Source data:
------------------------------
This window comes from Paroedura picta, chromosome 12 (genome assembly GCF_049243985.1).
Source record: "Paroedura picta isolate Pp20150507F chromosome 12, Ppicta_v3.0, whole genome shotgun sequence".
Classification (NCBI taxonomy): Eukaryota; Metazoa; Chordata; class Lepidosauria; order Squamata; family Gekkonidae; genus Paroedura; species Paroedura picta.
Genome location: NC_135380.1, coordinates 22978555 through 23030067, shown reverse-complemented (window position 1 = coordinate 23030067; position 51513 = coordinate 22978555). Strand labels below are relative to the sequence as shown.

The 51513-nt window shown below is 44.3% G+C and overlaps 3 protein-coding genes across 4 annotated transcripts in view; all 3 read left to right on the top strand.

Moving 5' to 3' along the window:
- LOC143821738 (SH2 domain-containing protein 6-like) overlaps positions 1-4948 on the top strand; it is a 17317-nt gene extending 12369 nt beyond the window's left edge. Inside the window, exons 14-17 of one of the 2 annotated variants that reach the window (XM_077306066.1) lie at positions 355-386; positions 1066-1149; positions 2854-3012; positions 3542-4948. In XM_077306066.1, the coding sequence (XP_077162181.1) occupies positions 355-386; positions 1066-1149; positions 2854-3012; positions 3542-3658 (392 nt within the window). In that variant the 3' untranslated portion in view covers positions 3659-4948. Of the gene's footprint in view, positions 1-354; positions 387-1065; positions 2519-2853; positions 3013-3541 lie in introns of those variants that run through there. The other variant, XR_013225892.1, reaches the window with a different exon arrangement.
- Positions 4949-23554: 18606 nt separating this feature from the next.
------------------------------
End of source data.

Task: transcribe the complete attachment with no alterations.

This window comes from Paroedura picta, chromosome 12 (genome assembly GCF_049243985.1).
Source record: "Paroedura picta isolate Pp20150507F chromosome 12, Ppicta_v3.0, whole genome shotgun sequence".
Classification (NCBI taxonomy): Eukaryota; Metazoa; Chordata; class Lepidosauria; order Squamata; family Gekkonidae; genus Paroedura; species Paroedura picta.
Genome location: NC_135380.1, coordinates 22978555 through 23030067, shown reverse-complemented (window position 1 = coordinate 23030067; position 51513 = coordinate 22978555). Strand labels below are relative to the sequence as shown.

The 51513-nt window shown below is 44.3% G+C and overlaps 3 protein-coding genes across 4 annotated transcripts in view; all 3 read left to right on the top strand.

Moving 5' to 3' along the window:
- LOC143821738 (SH2 domain-containing protein 6-like) overlaps positions 1-4948 on the top strand; it is a 17317-nt gene extending 12369 nt beyond the window's left edge. Inside the window, exons 14-17 of one of the 2 annotated variants that reach the window (XM_077306066.1) lie at positions 355-386; positions 1066-1149; positions 2854-3012; positions 3542-4948. In XM_077306066.1, the coding sequence (XP_077162181.1) occupies positions 355-386; positions 1066-1149; positions 2854-3012; positions 3542-3658 (392 nt within the window). In that variant the 3' untranslated portion in view covers positions 3659-4948. Of the gene's footprint in view, positions 1-354; positions 387-1065; positions 2519-2853; positions 3013-3541 lie in introns of those variants that run through there. The other variant, XR_013225892.1, reaches the window with a different exon arrangement.
- Positions 4949-23554: 18606 nt separating this feature from the next.